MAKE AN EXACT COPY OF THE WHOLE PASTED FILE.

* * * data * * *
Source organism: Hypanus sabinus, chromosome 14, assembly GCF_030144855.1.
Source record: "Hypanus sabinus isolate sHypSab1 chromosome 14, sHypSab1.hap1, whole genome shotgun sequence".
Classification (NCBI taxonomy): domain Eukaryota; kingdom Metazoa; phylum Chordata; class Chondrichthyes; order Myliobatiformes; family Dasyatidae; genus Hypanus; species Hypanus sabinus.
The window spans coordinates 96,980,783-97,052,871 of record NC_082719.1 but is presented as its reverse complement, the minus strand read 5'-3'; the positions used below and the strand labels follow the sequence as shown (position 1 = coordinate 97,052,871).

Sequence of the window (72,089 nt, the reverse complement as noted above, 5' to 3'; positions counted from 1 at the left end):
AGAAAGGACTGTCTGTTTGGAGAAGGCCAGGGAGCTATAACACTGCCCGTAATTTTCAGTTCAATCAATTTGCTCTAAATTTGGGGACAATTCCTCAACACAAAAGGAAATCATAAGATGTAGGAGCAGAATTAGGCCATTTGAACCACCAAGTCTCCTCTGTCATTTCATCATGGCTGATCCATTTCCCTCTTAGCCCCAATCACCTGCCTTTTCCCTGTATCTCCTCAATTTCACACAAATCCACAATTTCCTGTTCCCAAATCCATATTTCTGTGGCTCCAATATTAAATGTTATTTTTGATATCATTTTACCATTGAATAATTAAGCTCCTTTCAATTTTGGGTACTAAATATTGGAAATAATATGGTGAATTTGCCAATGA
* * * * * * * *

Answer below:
Source organism: Hypanus sabinus, chromosome 14, assembly GCF_030144855.1.
Source record: "Hypanus sabinus isolate sHypSab1 chromosome 14, sHypSab1.hap1, whole genome shotgun sequence".
Classification (NCBI taxonomy): domain Eukaryota; kingdom Metazoa; phylum Chordata; class Chondrichthyes; order Myliobatiformes; family Dasyatidae; genus Hypanus; species Hypanus sabinus.
The window spans coordinates 96,980,783-97,052,871 of record NC_082719.1 but is presented as its reverse complement, the minus strand read 5'-3'; the positions used below and the strand labels follow the sequence as shown (position 1 = coordinate 97,052,871).

Sequence of the window (72,089 nt, the reverse complement as noted above, 5' to 3'; positions counted from 1 at the left end):
AGAAAGGACTGTCTGTTTGGAGAAGGCCAGGGAGCTATAACACTGCCCGTAATTTTCAGTTCAATCAATTTGCTCTAAATTTGGGGACAATTCCTCAACACAAAAGGAAATCATAAGATGTAGGAGCAGAATTAGGCCATTTGAACCACCAAGTCTCCTCTGTCATTTCATCATGGCTGATCCATTTCCCTCTTAGCCCCAATCACCTGCCTTTTCCCTGTATCTCCTCAATTTCACACAAATCCACAATTTCCTGTTCCCAAATCCATATTTCTGTGGCTCCAATATTAAATGTTATTTTTGATATCATTTTACCATTGAATAATTAAGCTCCTTTCAATTTTGGGTACTAAATATTGGAAATAATATGGTGAATTTGCCAATGA